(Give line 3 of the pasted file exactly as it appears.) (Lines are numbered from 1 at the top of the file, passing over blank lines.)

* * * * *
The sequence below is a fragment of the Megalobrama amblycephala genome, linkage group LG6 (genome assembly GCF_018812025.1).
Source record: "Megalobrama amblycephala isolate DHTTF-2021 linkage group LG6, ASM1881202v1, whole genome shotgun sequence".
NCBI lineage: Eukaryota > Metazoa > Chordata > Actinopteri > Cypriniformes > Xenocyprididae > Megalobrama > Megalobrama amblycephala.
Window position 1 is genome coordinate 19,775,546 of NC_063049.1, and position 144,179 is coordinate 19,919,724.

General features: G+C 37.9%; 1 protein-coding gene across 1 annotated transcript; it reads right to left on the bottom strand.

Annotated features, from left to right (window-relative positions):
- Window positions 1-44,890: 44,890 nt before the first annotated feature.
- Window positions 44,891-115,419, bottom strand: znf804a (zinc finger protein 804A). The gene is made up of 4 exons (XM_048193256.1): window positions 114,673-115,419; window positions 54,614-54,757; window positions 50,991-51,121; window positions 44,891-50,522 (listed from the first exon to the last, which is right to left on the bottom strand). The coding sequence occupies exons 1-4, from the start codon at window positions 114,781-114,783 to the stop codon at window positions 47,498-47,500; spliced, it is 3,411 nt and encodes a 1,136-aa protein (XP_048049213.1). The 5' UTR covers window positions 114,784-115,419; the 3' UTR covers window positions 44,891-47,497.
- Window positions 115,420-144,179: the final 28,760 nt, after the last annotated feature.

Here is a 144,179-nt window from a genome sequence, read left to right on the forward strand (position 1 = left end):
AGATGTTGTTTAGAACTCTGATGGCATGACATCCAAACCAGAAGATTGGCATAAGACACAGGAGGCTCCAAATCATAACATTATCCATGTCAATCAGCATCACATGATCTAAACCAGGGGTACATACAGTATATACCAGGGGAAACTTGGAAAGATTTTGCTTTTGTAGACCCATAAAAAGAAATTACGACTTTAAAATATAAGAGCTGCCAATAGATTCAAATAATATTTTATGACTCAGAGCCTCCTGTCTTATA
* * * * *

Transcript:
NCBI lineage: Eukaryota > Metazoa > Chordata > Actinopteri > Cypriniformes > Xenocyprididae > Megalobrama > Megalobrama amblycephala.